Winona Republican-Herald, The (Newspaper) - May 1, 1950, Winona, Minnesota                              Cool Tonight; Cloudy, Warmer Tuesday Read 'Men Around Truman' on Page 4 Today VOLUME 50, NO. 63 WINONA, MINNESOTA, MONDAY EVENING, MAY 1, 1950 FIVE CENTS PER COPY TWENTY PAGES Riots in Berlin Block William A, Galewskl A. Frank Leathers Frank J. Allen, Jr. E. J. Sievers TODAY- Indo-China Aid Plan Bumbled By Stewart Alsop Washington. In many quarters j In this administration. It Is fash- ionable to blame Congress for the failures of American foreign policy. Certainly Congress Is far from blameless. But the fate of the Grif- fin plan, for meeting the Com- munist threat lu Indo-China, neatly Illustrates how much bumbling can go on with no help from Congress at all. Months after It became obvious __, _ __ __.. to the meanest intelligence that renoe seaway and power project key to all to nati0nal defense and east In Immediate continued industrial develop- the Unlted States. Norman W. Foy, general mana- ger of sales for Republic, testified Four Named to Represent Management on Committee Appointment of the four management representatives on the labor- management-citizens committee was announced today by Roy T. Pat- neaude. St. Lawrence Seaway Asked By Steel Chief Washington An executive of the Republic Steel Corporation told Congress today the St. Law- Soviet empire, an economic mission under the leadership of the able Robert A. Griffin was sent to the country to see what could be done. In Indo-China, Griffin and his team of experts drew up a plan and cabled Its rough to Wash- ington. The heart of this plan was speed. Already precious months and years had been lost. If something was not done very soon, what resist- ance remained to the great wave of Soviet power sweeping through Asia would be dissipated. Some the seaway can and should be con- structed on a self-liquidating bas- is. We favor a fair toll charge on each ton of cargo that moves through its waters. "If such a policy is adopted by Congress and construction is then expedited the seaway will even- tually become a national financial _i__ im. iiinic in .rrogrehs Griffin plan called for the Im- mediate dispatch to Indo-China of planes bearing qualified medical experts and latest medical supplies. Medical stations were then to be established wherever possible in Indo-China, to treat diseases left untreated for years. THE SECOND PHASE, to fol low as soon as possible on the first, was to be an extensive pro- gram of land Improvement and reclamation, involving agricultural experts and all sorts' of agricul- tural equipment, from tractors to DDT. The third phase was to be electronic equip- ment, small craft, and so on, for the French troops, and especially for the newly formed army of the anti-Communist emperor, Bao Dal. No vast expenditures are antici- pated in this get the pro- gram undtr way, only and for the first year, than or are required. Moreover, there is no question of going begging to Con- administration now has available appropriated The appointments: WILLIAM A. GALEWSKI, president-treasurer of the Wi- nona Heating Ventilating Company and member of the labor relations committee of the Winona Contracting Con-. struction Employers association. FRANK J. ALLEN, JR., as- sistant to the auditor at the Bay State Milling Company and active in labor negotiations there. A. FRANK LEATHERS, man- ager of the Swift Company plant. E. J. SIEVERS, vice-presi- dent and comptroller of the J. R. Watkins Company. Mr. Pataeaude said that the next step in the formation of the labor- 6C1 v. citizens committee before the House public worksjwill be the appointment of _four f VlT Truman Plans 8 Major Speeches On U. S. Tour By Ernest B. Vaccaro Tru- man is depending on eight prepar- ed speeches and any number of homey "trackside chats" this month to strengthen his "Fair Deal." To meet this expected barrage, the Republicans laid plans for call- ing up their own big guns when- ever Mr. Truman speaks out. He starts for the west next Sun- day on a stumping tour carrying him into 16 states. Such Republicans as Senator Taft of Ohio, Representative Martin of Massachusetts, Senator Wherry of Nebraska and National Chairman Guy Gabrielson are expected to be end of the 97-day-old strike of Nation-Wide Tie-up Averted In Phone Strike Chrysler Settlement Believed in Making, Negotiations Continue Chrysler's gen- eral manager said today only technical wording; of a new contract is holding up settle- ment of the 97-day Chrysler strike, bnt the United Auto Workers disputed this. "There are still unresolved is- the union said in a state- ment. Weary negotiators doggedly stuck to contract drafting as their record breaking nonstop bargaining session passed the 45-hour mark. They started the current continuous peace ses- sion at 1 p. m. (C.S.T.) Satur- day. By The Associated Press The immediately threatened na- tion-wide tieup of telephone service was averted early today by agree- ment of the striking maintenance and installation men to resume ne- gotiations. The action ended at least tem- porarily the week-long strike of 000 members of Division six of the C.I.O. Communications Workers of America only four hours before they were scheduled to set up picket lines at telephone exchanges in 43 states. It was the picket line rather than the strike itself that was expected to hobble service. It was believed that most of the other union telephone workers would refuse to cross picket lines to their jobs. Chrysler Progress There were indications that the Itis consdering a bffl to authorize the project. labor representatives: Three ready to reply on any issues Mr, Truman raises along the route. be in it every said Sen- Morris Bergsrud, president of Brewster of Maine, chairman 'It Is our he said, "that Winona trades and Labor council of the G.o.p. senatorial campaign and one by the C.I.O. lo- 50mmittee. cals. The presidential tour Is the first 000 United Auto Workers against Chrysler Corporation was ia the making at Detroit. And in New York, service employes call- ed off their four-day strike at 000 buildings. More than apartment house dwellers bad'been deprived of elevator service, tele- When all eight have been ap-lof a series of cross-country switchboard, heat, hot wa- Mr. Truman will make before thelter, garbage disposal and other voting in November. It will be built I services by the strike, around the eight prepared speeches! In calling off their strike against a Monday, Bell Telephone System's manu- "It would become a new link in the nation's industrial progress and, equally important, a bulwark of national security In the event of war." He said the seaway would make available to steel producing cen- ters in the Great Lakes area the newly discovered Labrador iron ore. Earlier witnesses had said the Labrador ores, without the sea- way, cannot be economically ship- ped to the Midwest. Foy said eventual depletion of] iron ores from the Lake Superior region upon which the Ameri-j can industrial economy has de-l pended largely for more than 50 years imperils the present geo- graphical distribution of steel pro- pointed they will meet to elect four citizens, Both the A.F.L. and the C.I.O, have indicated their intention to name representatives to the com- mittee. Operation and accomplish- ments of a similar committee in Stamford-Greenwich, Conn. were discussed at a dinner meeting last week which was attended by some 300 persons. Six Air Force Men Killed in Illinois Crash Lebanon, Six Air Force 8, at Lincoln, Neb. However, he will make dozens of other talks from the rear platform of his bulletproof private car. These chatty, neighborly appeals to the voters featured his mile campaign for the presidency in 1948. The President's itinerary, made public last night, made no attempt to list the towns at which he plans to make platform appear- ances. However, one of his top aides told reporters that "You may be sure that the President will be prepared to step out and talk at almost any itown where his train stops." I In addition to the Lincoln speech, I the President plans prepared talks at Casper, Wyo., May 9; Pendleton, Ore., May 10; Grand Coulee dam, Wash., May 11; Butte, Mont., May stantial" ore supplies outside the United States will prolong the life of the Lake Superior ores. Adjustment Difficult lot of The dead were listed by the air as Colonel Richmond A. the pilot, Pawtucket, Major Donald H. Bruner, Gables, Fla.; Second Lieu- 12; Fargo, N. D., May 13; Madison, day. Benjamin Gitlow, with pistol, "general secretary of the Com- munist prepares to execute Police Chief Carl Gowess at Mosinee, Wis., this morning after Gowess refused to follow orders from "Reds." American Legion members, acting as stand by at the Mosinee city hall. (A.P. Wirephoto to The Republican- Herald.) Police, Allied Troops Avert Serious Clashes West Berliners Cheer Criticism Of Russ Tactics By Thomas A. Reedy Berlin Hundreds of thou- sands of Berliners jeered each oth- er across sector barriers in this tense divided city today during ri- val East-West May day celebra- tions. There were sporadic flare- ups but police of both sides kept them from turning into riots. Some West German police, backed up by specially alert- ed Western Allied troops, .kept af- fairs in the west sector in hand while an estimated Ger- mans cheered speakers lambast- ing Russia and Communism. A few blocks away thousands of East Berliners converged on the Lustgarten for the Communist ral- ly, a. demonstration organized from, start to finish and heavily guard- ed by Communist sector people's police. At one point anti-Communist demonstrators at Potsdamer plats Lesson in Communism May Day in U. 5. Red Commandos 'Rule7 Mosinee By Arthur Bystroro Mosinee Wis. Co-ordinated assault teams of make-believe Communist insurrectionists took over this paper mill city shortly after dawn today. 'Mayor Ralph E. Kronenwetter, Police Chief Caryi Gewiss and other city officials were hustled from their beds by the slz-man commando facturing and supply unit, Western Electric Company, C.W.A.'s Division six decided to re- turn to contract talks along 'with 23 other union divisions. The ne- gotiations are with the Bell Sys- tem's parent corporation, Ameri- can Telephone and Telegraph Com- pany, and subsidiaries. One condition of the t lack-to- work agreement was reinstatement of 104 workers at South Bend, Ind. who had become an issue in-the strike call. Pattern Settlement Overall negotiations with (he other teams. Other units threw up road blocks and posted proclamations. Police Chief Gewiss was theoret- aiiy shot down in his beadquart- lers for failure to turn over his of- ficers to the Reds. Real party members were not in evidence as the residents of Mosinee began their one-flay trial (of life under Soviet rule. However, (copies of The Daily Worker and pamphlets denouncing the American (Legion sponsored demonstration were distributed to homes some time Saturday night. The surprise element apparently was maintained even for city of- ed as near a. "pattern" settlement uveran negotiations, wiui u-ieumci C W.A. divisions had been report- flcials in on the panning. One of the co-ordinated assault teams of six armed men each dragged pro- testing Mayor Ralph E. Kronen- wetter from his bed to the snowy street. The mayor's watchdog, silent dur- that could be extended to whole union. Wage demands the in- cluded a 15 cents an hour boost and other benefits which add up to about 22 cents an hou.v more. to put the Griffin plan into action C Ozan' Ark' The plane exploded as it crashed and set fire to two houses. The home of Frank H. Wolf was destroyed by the fire, and the home of Walter Bridges was damaged. Army officers said the plane was from Perrin air base, Texas and had just taken off from Scott Air ways of the American government could have predicted what has now happened. First, the plan had to be "processed" through the State (Continued on Page 9, Column 3) ALSOPS Young Milwaukee Clergyman Wed In Wheel Chair Milwaukee The paralyzed young clergyman sat in a wheel chair. but his bride stood beside him garbed in Thus the Rev. Francis Fisher and the former Miss Florence Athey were married Sunday night in the First Baptist church. U. of M. Names 12 For Writing Awards Minneapolis The Univer- They had intended to be wed last sity of Minnesota has announced year, but the bridegroom suffered ajthe names of 12 writers as re- swimming pool accident last April cipients of regional writing fellow- leaving him paralyzed from the neck ships. Emphasizing the importance of the seaway to national defense, Foy recalled that enemy subma- rine action in Atlantic coastal wa- ters during the last war "wrought havoc" with bauxite and iron ore carriers and coast-wise shipments of oil. "It would be impossible, said, "to stockpile sufficient ore! to fight a war of more than a! few months duration. To permit the exhaustion of Lake Superior ore reserves, forcing us to depend on sea routes for our ore ship- ments, would be to invite destruc- Base, Belleville, he country flight. III., on a cross- down. After months of treatment and convalescence in New York, he re- gained use of his hands and on Palm Sunday he appeared before his congregation to preach the ser- mon he had planned for the pre- ceding year. The marriage ceremony was per- formed by the Rev. Clifford G. Han- sen of New York before a crowded church. Last week the Rev. Fisher offered his' resignation as pastor of the First Baptist church as did the in- terim pastor, the Rev. Byron Kin- law. The church has not acted upon the resignation. President J. L. Mo mil disclosed the awards Saturday night. They are made possible under a grant from the Rockefeller Foundation for creative work dealing with life in this area. Named were: Mrs. M. Dwight Bell, Minneapolis; David C. De Jong. Providence. R. -I.; Archer Deadwood, Sl> D.; Carl Henneman, St, Paul; Thelma Jonesj Wayzata; Dr. John L Kolehmainen, Tiffin, Ohio; Truly Truesdale Lat- chaw, White Bear Lake; Josephine Lutz Rollins, Stfflwater; Sister Helen Angela Hurley. St. Paul; Mrs. Susie Stagetaerg, Red Wing; Eric Thane, Helena, Mont.; Brenda Ueland, Minneapolis. Washington, D. C.r Has Standard Time Washington The nation's capital was left on standard time today while many sections of the country advanced their clocks one hour. Congress, which serves as the town council for the District of Columbia, may remedy the situa- tion this week. Objections from lawmakers representing nearby rural areas caused the delay. The House hoped to take up to- day a bill to authorize District of Columbia commissioners to order "fast time" for the city this year. But a two-thirds vote is needed to call up the measure out of turn, and action might be postponed for a week. Evan if the House approves, the legislation will have to go to conference with the Senate. The Senate has passed a bill to give the district commissioners per- manent authority to put daylight savings time into effect every year when the rest of the nation shifts to that basis. The New York apartment house service dispute was tossed over to a fact-finding board but with the trip. HE agreement that either side may to Washington the next] reject the board's tions. an agent of the Communists. Allowed to Dress Kronenwetter, his city allowed to dress, then were carted off to a barbed wire enclosure. all and the police station. ficials said 80 per cent o: tne oince's Most Mosinee residents took the business consisted of accepting or maneuvers seriously but a few open-Paying off betting money orders. eu Lruuimi BCClllcli scoffed. Nonco-operators Senator Capehart said tense cit weU to tond. y _ m a. separate interview he doemt British and American planes and If.nntmuRd on Paffe 5, Column 9) tvifnv if t.nat hettinar Senators Push Investigation Into Gambling By Don Whitehead inves- tigating big time gambling sought information today on the extent of telegraphic gambling and the flow of telephone information to book- makers. A Senate commerce subcommittee inayur s ing the invasion, was reported to be headed by Senator McFarland (D.- Ariz.) called telephone and tele- graph officials for testimony. Members conceded it may be diffi- cult for the federal government to find a solution to the problem. a. Senator Tobey (R-N.H.) told a While the first arrests were made, i reporter he wants to look into legal other assault teams threw up in connection with a raid by blocks, posted proclamations andJNew Jersey officials on a Western raised the Red banner over cityjtmion office at. Bridgeton. State of- ficials said 80 per cent of the office's Moscow, Boy and Girl Scouts and Campfire Glrlu tf Idaho, aren't takinr a back seat to the big' wigs in Moscow, Russia, today. In the Moscow, May day, the traditional Soviet holi- day, if belnr celebrated with military parades, of red bunting, upeechw and masi homage to of Stalin, Lenin and memben of the pollt- bnro. In the TJ.S.A.'s Moscow, and girls are setting up booths oo Main street and pass- Ing; wit badges laying the wear- er likes being an American and believes in democracy. began surging toward the Russian sector border, despite efforts of West Berlin police to keep them in check. At the Brandenburg- gate, some of the demonstrators began shouting insults at the Com- munist-controlled east Berlin po- lice, calling them the "Black S.S." and "Communist Pigs." The West Germans officials said they appeared to be led by young roughhouse elements who may have been drinking began throwing stones at east sector po- lice. Allied reporters said the East Berlin police showed restraint, merely dodging the stones without even drawing their clubs. Hot Corner In Cold War After this incident, West Berlin demonstrators seized two east sec- tor civilians and beat them severe- ly. One of the victims was pho- tographer. West Berlin police re- serves, answering a riot alarm, dispersed the unruly elements, Potsdamer platz long has been a hot corner in the cold war. It has been the scene of many clashes between Communists and anti-Communists. While the West German crowds converged haphazardly for their mass demonstration, regimented tens of thousands, a few blocks away in the east sector, marched past Soviet and German Commu- nist chieftains in a Moscow-like copy of May day celebrations of Red square. Thousands fainted in the burning sun and were carried away. Eleven thousand West German police, backed by alerted Al- lied troops, seemed to have the Members Of A Communist girls sports group carry banners and flags as they march, on tfater den Linden in east Berlin's Communist May day celebration today. While thousands of east Berlin Ger- mans marched past, Soviet and German Communist chieftains in an east zone replica of the Moscow May day parades, anti-Communist crowds gathered haphazardly in the west Berlin zone a few blocks away in a rival mass demonstration. :Wirephoto via radio from Berlin to The Republican-Herald.) (Continued on Page 5, Column 4) COMMANDOS Germans Recapture Two U. S. Escapees Munich, police recaptured two U.S. soldiers Saturday who had escaped from !an Air Force guardhouse at Fuer- stenfeldbruck. Johann R. Vetter, of 'Mobridge, S. D., was found in a restaurant at Neubiberg. Later, Lon Stevens, of Pampa, Texas, was ar- i rested in upper Bavaria. American i military police said the pair had broken out of the guardhouse while ion a work detail, overpowered a j guard, took his weapons and escaped l in an Army weapons carrier. n Negligence Blamed in S. D. Electrocution Mitchell, S. coroner's jury held Saturday that there was "negligence, on the part of the Northwestern Service Company the city of Mitchell" in the death of Durwood van Schaick, 19. Power was turned experimentally in- to an underground cable for a few seconds Thursday, as the power company hunted- current leakage. In that brief period, the youth touched a metal traffic sign police had driven into the earth beside an uptown alley. The boy was elec- trocuted. ;n it is so important that betting traffic may have been going through foe office as the question of "who s sending or who is receiving the "What can Western Union em- ployes do when somebody walks in, hands them and says "send that to so and he asked. Local detectives in New Jersey were reported over the weekend to have placed telegraph bets with an East St. Louis bookmaker in pre- paration for a test of Western Union's right to accept such mes- Westem Union officials in New York have contended there is no law in New Jersey against accept- ing or paving wager money orders. WEATHER FEDERAL FORECASTS Winona and vicinity: Partly cloudy and continued rather cool tonight; lowest 36. Tuesday gen- erally cloudy and warmer; highest in the afternoon 60. LOCAL WEATHER Official observations for the 24 hours ending at 12 m. Sunday: Maximum, 54; minimum, 34; noon, 42; precipitation, .45. Official observations for the 24 hours ending at 12 m. today: Maximum, 45; minimum, 33; noon, 45; precipitation, none; sun sets tonight at run rises to- morrow at Additional weather on Page 17. helicopters soared over the cen ial part of the city, with observ- ers ready to radio the word to headquarters at the slightest sign of disturbance. West Berlin's mayor Ernst Reut- er estimated the anti-Communist crowd at West Berlin organizers charged that at least another per- sons had been held back forcibly Irom the rally by Communist po- lice at Soviet sector borders. This huge demonstration cheer- ed thunderously at every mention of "freedom for Berlin from Com- munist tyranny" for calls for a united Gfeirmany and restoration of ihe eastern territories which have been given to Poland by Russia. In East Berlin, massed thou- sands of Communist marchers car- ried flags and portraits of Stalin and cheered attacks against the 'Western war 90 Minutes of Speeches The Berlin rally broke up shortly before noon after 90 min- utes of speeches. The massed hundreds of thou- sands were told to go home quiet- ly and avoid any clashes with the Communist demonstrators, still marching in the Lustgarten, a mile away in the Soviet sector. The famed Brandenburg gate, dividing line between East and West Berlin, was guarded on both, sides by masses of German police. In contrast to straggling crowds streaming into the western sector at the Tiergarten, the demonstra- (Continued oti Page 11, Column 1) HAY DAY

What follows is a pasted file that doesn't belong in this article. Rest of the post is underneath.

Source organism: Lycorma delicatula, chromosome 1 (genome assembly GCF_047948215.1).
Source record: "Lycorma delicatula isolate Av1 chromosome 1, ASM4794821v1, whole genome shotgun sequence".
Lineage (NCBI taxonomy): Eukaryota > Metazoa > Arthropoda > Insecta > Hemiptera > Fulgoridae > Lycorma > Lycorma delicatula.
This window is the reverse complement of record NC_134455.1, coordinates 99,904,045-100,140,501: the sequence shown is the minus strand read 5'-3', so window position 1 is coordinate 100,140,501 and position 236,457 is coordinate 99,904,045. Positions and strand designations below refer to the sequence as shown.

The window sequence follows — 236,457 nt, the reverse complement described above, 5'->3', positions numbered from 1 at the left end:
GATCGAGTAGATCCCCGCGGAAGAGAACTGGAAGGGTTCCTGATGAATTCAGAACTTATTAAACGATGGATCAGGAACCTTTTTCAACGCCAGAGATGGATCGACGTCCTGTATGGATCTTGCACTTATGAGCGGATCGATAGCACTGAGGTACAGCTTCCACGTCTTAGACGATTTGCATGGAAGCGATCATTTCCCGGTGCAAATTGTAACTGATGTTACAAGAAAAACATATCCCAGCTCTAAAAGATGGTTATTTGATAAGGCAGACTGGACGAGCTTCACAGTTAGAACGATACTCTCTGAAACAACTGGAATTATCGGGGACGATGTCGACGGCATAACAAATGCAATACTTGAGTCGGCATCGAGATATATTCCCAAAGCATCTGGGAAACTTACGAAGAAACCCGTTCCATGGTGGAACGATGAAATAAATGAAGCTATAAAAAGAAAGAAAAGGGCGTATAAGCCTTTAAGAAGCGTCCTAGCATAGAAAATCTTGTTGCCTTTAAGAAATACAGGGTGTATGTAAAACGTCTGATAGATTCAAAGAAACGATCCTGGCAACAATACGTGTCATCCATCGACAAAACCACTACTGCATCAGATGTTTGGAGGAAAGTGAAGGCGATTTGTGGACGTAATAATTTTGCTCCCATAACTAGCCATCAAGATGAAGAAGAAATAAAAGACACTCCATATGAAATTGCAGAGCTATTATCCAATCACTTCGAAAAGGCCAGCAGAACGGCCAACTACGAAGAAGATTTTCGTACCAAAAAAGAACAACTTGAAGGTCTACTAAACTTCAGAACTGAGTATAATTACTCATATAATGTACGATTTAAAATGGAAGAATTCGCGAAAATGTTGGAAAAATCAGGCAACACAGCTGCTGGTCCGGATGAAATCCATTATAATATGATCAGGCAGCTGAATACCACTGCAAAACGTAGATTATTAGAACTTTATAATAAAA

From 1607 To The Present